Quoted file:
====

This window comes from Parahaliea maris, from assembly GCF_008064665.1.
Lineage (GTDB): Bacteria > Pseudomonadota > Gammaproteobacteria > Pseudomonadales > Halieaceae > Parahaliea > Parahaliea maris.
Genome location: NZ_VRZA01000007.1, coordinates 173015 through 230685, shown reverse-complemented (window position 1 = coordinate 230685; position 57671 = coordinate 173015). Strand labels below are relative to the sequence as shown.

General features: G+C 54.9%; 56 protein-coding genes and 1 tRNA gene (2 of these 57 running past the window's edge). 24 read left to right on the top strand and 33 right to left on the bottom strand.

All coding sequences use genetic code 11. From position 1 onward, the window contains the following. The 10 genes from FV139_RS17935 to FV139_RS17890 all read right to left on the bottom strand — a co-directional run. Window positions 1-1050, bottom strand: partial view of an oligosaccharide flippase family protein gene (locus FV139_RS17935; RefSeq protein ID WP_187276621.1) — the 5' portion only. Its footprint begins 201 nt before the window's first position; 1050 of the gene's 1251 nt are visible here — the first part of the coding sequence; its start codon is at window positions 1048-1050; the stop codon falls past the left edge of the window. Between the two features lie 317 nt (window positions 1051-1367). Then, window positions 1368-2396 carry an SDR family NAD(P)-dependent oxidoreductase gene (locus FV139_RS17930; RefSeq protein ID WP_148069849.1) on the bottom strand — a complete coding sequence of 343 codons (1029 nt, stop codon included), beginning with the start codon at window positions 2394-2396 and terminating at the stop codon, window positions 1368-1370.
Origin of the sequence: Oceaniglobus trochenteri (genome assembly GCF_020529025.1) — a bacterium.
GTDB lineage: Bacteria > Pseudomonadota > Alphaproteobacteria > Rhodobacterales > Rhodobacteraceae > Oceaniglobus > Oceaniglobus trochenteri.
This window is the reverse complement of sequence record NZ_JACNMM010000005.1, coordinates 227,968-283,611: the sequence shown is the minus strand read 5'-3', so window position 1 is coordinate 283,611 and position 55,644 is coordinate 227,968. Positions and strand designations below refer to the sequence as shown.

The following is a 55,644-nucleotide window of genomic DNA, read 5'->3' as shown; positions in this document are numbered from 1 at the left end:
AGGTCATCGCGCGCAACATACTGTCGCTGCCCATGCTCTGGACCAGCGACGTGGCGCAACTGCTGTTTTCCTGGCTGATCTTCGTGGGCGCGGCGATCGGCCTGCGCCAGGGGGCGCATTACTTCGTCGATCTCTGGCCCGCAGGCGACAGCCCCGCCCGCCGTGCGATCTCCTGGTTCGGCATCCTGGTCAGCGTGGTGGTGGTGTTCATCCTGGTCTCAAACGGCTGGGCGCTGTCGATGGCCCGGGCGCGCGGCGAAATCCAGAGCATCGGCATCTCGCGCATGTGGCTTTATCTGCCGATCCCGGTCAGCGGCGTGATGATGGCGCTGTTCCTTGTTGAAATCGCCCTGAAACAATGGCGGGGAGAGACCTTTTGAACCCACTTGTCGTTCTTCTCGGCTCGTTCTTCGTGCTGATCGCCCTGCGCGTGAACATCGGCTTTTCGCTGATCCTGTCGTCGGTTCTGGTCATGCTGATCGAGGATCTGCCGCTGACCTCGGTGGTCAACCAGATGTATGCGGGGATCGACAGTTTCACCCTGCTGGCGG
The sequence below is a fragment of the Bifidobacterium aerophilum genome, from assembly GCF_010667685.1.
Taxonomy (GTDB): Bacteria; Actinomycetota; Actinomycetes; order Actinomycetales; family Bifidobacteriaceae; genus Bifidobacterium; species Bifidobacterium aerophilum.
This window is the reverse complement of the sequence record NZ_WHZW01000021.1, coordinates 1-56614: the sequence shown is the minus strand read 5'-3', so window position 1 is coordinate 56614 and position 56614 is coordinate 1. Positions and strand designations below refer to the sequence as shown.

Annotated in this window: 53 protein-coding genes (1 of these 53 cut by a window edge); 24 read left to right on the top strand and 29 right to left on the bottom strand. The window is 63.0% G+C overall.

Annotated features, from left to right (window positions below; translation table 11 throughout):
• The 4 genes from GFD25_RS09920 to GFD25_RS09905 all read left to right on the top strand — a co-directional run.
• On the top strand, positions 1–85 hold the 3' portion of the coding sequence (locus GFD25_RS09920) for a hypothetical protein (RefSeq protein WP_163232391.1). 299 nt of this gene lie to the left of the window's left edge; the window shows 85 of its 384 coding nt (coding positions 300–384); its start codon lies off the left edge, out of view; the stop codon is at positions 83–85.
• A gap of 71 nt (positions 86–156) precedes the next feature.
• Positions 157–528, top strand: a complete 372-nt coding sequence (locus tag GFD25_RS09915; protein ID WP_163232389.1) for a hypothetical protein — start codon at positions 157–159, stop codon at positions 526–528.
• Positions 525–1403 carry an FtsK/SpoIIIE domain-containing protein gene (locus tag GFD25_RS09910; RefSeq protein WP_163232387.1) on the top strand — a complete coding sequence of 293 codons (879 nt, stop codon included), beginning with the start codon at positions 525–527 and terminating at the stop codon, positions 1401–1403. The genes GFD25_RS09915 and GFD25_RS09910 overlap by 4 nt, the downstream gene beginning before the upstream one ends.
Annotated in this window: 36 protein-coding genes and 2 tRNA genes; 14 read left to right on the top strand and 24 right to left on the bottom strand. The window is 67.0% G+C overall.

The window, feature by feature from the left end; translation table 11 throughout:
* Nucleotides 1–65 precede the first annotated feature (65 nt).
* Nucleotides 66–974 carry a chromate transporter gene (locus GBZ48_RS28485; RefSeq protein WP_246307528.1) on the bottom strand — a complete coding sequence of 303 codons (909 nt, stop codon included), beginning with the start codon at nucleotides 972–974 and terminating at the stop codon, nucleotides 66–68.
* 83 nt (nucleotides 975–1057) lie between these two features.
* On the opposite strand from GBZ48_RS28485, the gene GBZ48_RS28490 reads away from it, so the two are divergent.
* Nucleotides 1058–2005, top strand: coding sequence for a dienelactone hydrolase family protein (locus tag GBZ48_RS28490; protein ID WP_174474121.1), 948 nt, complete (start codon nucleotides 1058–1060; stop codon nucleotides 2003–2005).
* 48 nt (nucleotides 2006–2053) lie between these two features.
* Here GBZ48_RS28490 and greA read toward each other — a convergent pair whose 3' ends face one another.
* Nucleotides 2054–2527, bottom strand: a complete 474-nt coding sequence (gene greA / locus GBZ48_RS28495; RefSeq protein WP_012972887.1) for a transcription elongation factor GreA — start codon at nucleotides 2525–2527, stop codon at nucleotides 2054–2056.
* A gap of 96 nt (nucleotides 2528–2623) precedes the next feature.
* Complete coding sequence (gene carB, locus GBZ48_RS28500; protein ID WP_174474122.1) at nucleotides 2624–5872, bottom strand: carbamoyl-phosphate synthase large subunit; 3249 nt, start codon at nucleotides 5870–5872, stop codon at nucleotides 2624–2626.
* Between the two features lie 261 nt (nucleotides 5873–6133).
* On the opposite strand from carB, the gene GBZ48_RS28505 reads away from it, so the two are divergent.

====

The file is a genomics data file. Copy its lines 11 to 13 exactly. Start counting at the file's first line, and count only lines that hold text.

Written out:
The sequence below is a fragment of the Bifidobacterium aerophilum genome, from assembly GCF_010667685.1.
Taxonomy (GTDB): Bacteria; Actinomycetota; Actinomycetes; order Actinomycetales; family Bifidobacteriaceae; genus Bifidobacterium; species Bifidobacterium aerophilum.
This window is the reverse complement of the sequence record NZ_WHZW01000021.1, coordinates 1-56614: the sequence shown is the minus strand read 5'-3', so window position 1 is coordinate 56614 and position 56614 is coordinate 1. Positions and strand designations below refer to the sequence as shown.